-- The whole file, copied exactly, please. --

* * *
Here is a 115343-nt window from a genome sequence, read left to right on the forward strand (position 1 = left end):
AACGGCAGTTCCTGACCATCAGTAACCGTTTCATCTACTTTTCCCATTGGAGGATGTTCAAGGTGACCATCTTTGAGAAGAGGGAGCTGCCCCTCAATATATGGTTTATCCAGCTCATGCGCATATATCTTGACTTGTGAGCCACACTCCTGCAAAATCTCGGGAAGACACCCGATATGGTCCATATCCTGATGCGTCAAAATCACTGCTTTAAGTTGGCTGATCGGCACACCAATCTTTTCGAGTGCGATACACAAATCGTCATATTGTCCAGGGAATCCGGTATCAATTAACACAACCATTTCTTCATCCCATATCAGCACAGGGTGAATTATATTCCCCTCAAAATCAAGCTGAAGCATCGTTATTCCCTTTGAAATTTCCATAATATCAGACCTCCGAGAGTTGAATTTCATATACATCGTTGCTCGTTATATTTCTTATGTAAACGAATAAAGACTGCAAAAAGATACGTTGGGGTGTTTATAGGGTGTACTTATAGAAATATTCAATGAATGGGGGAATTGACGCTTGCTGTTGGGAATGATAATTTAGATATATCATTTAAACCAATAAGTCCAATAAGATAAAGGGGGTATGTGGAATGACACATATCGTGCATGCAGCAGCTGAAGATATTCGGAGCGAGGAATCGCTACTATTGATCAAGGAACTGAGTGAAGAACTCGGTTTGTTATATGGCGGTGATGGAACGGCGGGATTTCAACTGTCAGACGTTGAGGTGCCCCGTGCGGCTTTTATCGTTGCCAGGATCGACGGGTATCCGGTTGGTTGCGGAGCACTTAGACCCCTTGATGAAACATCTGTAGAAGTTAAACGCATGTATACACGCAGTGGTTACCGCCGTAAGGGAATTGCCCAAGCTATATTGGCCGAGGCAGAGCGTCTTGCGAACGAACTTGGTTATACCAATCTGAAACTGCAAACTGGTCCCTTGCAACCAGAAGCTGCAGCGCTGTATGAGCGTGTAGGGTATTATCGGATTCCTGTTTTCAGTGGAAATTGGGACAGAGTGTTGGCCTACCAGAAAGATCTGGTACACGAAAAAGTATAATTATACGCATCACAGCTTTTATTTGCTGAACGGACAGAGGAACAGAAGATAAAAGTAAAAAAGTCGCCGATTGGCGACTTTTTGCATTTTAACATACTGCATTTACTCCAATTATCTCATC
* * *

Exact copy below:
Here is a 115343-nt window from a genome sequence, read left to right on the forward strand (position 1 = left end):
AACGGCAGTTCCTGACCATCAGTAACCGTTTCATCTACTTTTCCCATTGGAGGATGTTCAAGGTGACCATCTTTGAGAAGAGGGAGCTGCCCCTCAATATATGGTTTATCCAGCTCATGCGCATATATCTTGACTTGTGAGCCACACTCCTGCAAAATCTCGGGAAGACACCCGATATGGTCCATATCCTGATGCGTCAAAATCACTGCTTTAAGTTGGCTGATCGGCACACCAATCTTTTCGAGTGCGATACACAAATCGTCATATTGTCCAGGGAATCCGGTATCAATTAACACAACCATTTCTTCATCCCATATCAGCACAGGGTGAATTATATTCCCCTCAAAATCAAGCTGAAGCATCGTTATTCCCTTTGAAATTTCCATAATATCAGACCTCCGAGAGTTGAATTTCATATACATCGTTGCTCGTTATATTTCTTATGTAAACGAATAAAGACTGCAAAAAGATACGTTGGGGTGTTTATAGGGTGTACTTATAGAAATATTCAATGAATGGGGGAATTGACGCTTGCTGTTGGGAATGATAATTTAGATATATCATTTAAACCAATAAGTCCAATAAGATAAAGGGGGTATGTGGAATGACACATATCGTGCATGCAGCAGCTGAAGATATTCGGAGCGAGGAATCGCTACTATTGATCAAGGAACTGAGTGAAGAACTCGGTTTGTTATATGGCGGTGATGGAACGGCGGGATTTCAACTGTCAGACGTTGAGGTGCCCCGTGCGGCTTTTATCGTTGCCAGGATCGACGGGTATCCGGTTGGTTGCGGAGCACTTAGACCCCTTGATGAAACATCTGTAGAAGTTAAACGCATGTATACACGCAGTGGTTACCGCCGTAAGGGAATTGCCCAAGCTATATTGGCCGAGGCAGAGCGTCTTGCGAACGAACTTGGTTATACCAATCTGAAACTGCAAACTGGTCCCTTGCAACCAGAAGCTGCAGCGCTGTATGAGCGTGTAGGGTATTATCGGATTCCTGTTTTCAGTGGAAATTGGGACAGAGTGTTGGCCTACCAGAAAGATCTGGTACACGAAAAAGTATAATTATACGCATCACAGCTTTTATTTGCTGAACGGACAGAGGAACAGAAGATAAAAGTAAAAAAGTCGCCGATTGGCGACTTTTTGCATTTTAACATACTGCATTTACTCCAATTATCTCATC